For generations Americans have been under the illusion that they live in the land most free, most immune from invasion, never in danger from internal collapse, at least after that nasty Civil War was over and the racism and bigotry - both Northern and Southern - got swept under the carpet. They were also under the dangerous…
From the Buddha to la Peste: a Dirge in Prose for Hungary
Livingston T. Merchant

High above the city generals of Attila's army of Huns surround him drenched in blood. They are the prequel to Isis, to Daesh. They slaughter, rape, enslave and pillage:this marks the "normal behavior" of humans in some societies in every period of time.
Near by Attila is a center that has displayed Avant Guard "modern art" for decades. Nothing goes out of fashion faster than avant garde.

Across the peaceful Danube on another height on lookout point high above the city overweight Sergeants from various armies climb to view their conquests. Ottoman, Hapsburg, German, NATO: they soon go home exhausted. A quizzical patron St. Stephen shares their view. In between the heights lies the sparkling Magyar capital. A capital with an extreme nationalist government. Underneath the city lie the corpses of Magyars and the invaders over the centuries. Above the corpses a few businesses promote Yoga to housew…
I Love Turkey
In this article written seven  years ago, the year before I moved from Turkey to the Netherlands, I outlined my understanding of the strengths and weaknesses of this great country. It was written before the bloody coup a year-and-a-half ago and the devastating purges of tens and tens of thousands of journalist, intellectuals, and political figures and government servants. It was also written before the President moved through constitutional changes to consolidate all power in his own hands. But none of this would have surprised me seven years ago. And I still love Turkey - from afar.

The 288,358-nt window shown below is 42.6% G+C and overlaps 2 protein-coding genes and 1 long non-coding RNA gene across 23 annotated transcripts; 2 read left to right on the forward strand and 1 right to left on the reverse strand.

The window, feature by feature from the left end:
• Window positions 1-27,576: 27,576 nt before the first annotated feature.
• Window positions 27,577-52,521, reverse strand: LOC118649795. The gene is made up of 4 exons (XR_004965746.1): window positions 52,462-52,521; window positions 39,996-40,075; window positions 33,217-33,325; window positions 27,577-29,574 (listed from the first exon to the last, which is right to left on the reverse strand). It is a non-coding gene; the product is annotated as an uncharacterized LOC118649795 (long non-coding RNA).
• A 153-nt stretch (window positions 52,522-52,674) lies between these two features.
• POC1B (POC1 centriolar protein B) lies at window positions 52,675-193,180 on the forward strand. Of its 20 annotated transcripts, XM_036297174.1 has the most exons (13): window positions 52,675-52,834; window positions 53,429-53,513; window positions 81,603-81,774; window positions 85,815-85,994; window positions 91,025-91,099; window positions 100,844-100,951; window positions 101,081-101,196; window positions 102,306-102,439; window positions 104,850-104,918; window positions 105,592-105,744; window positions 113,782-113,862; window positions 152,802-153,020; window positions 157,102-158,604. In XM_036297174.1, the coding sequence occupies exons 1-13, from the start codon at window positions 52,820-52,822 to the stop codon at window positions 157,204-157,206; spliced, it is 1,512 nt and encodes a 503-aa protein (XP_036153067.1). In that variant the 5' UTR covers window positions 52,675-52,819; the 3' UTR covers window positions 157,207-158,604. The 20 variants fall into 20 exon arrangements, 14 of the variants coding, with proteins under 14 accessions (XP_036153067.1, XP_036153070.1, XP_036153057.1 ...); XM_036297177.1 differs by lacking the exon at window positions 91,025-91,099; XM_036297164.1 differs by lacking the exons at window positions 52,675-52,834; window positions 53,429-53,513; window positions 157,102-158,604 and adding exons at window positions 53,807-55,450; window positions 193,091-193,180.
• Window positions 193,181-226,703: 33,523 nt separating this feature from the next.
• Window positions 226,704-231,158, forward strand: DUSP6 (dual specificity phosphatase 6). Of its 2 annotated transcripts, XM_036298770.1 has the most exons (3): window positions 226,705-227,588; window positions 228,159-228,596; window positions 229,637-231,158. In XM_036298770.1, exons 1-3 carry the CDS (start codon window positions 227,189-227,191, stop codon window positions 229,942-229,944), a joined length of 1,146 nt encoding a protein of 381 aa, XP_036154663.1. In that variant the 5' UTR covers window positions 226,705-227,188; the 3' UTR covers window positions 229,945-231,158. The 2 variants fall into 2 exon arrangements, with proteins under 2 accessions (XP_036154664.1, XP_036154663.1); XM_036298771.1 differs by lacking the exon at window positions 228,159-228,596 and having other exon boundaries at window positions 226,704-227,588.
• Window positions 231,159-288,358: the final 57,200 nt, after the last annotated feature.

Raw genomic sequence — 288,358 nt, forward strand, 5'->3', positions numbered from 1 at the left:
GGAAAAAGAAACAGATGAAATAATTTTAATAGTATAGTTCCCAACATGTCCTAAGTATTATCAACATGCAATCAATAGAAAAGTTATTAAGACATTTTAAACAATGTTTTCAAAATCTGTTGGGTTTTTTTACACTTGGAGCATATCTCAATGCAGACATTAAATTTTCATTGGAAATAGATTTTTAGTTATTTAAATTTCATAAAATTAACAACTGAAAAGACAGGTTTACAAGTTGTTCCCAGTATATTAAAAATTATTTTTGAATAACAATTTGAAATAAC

I Love Turkey: an Article Written Seven Years Ago
By Livingston T. Merchant, Ph.D.

I love Turkey, but not the way I love a cruise along the sparkling Mediterranean coast, not the way I blindly love a lover, not the way I love an evening eating and drinking with friends in a tavern. Rather, I love Turkey in the way I adore a slightly unhinged cousin who suffers from attacks of genius alternati…

The Implosion of the Kurdistan Dream Spells Disaster for Turkey

For decades the existence of the Regional Government of Kurdistan in northern Iraq has off and on been a useful tool and a source of annoyance for Turkey. It sometimes seemed to be a moderating force in a region racked by the attacks of the radical PKK. But always there was the underlying suspicion that the Kurds were up to something. Something usually meant listening to the siren call of an independent Kurdistan, which might attract the interest of millions of Kurds living in Turkey.

For decades Turkey has lived with this ambivalence. In the end the fear of Kurdish statehood has dominated Turkish policy. The military success of the PKK-aligned Kurdish fighters in northern Syria has led to something approaching panic in the Turkish government and military circles. It then led to a full-scale apoplectic fit when the Kurds of Iraq held a referendum about whether to found an independent Kurdistan. The vote was overwhelmingly in favor of independence. But then there was a sigh of relief …